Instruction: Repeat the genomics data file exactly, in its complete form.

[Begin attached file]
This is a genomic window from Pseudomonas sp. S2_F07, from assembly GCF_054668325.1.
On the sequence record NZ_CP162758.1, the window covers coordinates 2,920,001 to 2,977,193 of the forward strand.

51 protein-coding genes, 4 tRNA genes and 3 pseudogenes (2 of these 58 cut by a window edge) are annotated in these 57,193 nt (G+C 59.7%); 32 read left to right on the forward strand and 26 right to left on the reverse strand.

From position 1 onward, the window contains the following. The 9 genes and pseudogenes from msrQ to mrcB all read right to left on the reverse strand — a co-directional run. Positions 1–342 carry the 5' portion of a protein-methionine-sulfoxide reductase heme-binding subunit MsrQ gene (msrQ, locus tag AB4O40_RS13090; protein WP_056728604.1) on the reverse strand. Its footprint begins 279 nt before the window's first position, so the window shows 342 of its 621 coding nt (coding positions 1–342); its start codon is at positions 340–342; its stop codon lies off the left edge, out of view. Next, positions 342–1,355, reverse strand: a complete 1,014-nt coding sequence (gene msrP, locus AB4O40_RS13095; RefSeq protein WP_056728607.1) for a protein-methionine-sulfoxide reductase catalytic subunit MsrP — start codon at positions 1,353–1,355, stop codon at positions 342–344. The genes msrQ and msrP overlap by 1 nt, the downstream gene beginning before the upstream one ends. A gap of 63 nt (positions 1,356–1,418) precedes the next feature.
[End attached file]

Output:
This is a genomic window from Pseudomonas sp. S2_F07, from assembly GCF_054668325.1.
On the sequence record NZ_CP162758.1, the window covers coordinates 2,920,001 to 2,977,193 of the forward strand.

51 protein-coding genes, 4 tRNA genes and 3 pseudogenes (2 of these 58 cut by a window edge) are annotated in these 57,193 nt (G+C 59.7%); 32 read left to right on the forward strand and 26 right to left on the reverse strand.

From position 1 onward, the window contains the following. The 9 genes and pseudogenes from msrQ to mrcB all read right to left on the reverse strand — a co-directional run. Positions 1–342 carry the 5' portion of a protein-methionine-sulfoxide reductase heme-binding subunit MsrQ gene (msrQ, locus tag AB4O40_RS13090; protein WP_056728604.1) on the reverse strand. Its footprint begins 279 nt before the window's first position, so the window shows 342 of its 621 coding nt (coding positions 1–342); its start codon is at positions 340–342; its stop codon lies off the left edge, out of view. Next, positions 342–1,355, reverse strand: a complete 1,014-nt coding sequence (gene msrP, locus AB4O40_RS13095; RefSeq protein WP_056728607.1) for a protein-methionine-sulfoxide reductase catalytic subunit MsrP — start codon at positions 1,353–1,355, stop codon at positions 342–344. The genes msrQ and msrP overlap by 1 nt, the downstream gene beginning before the upstream one ends. A gap of 63 nt (positions 1,356–1,418) precedes the next feature.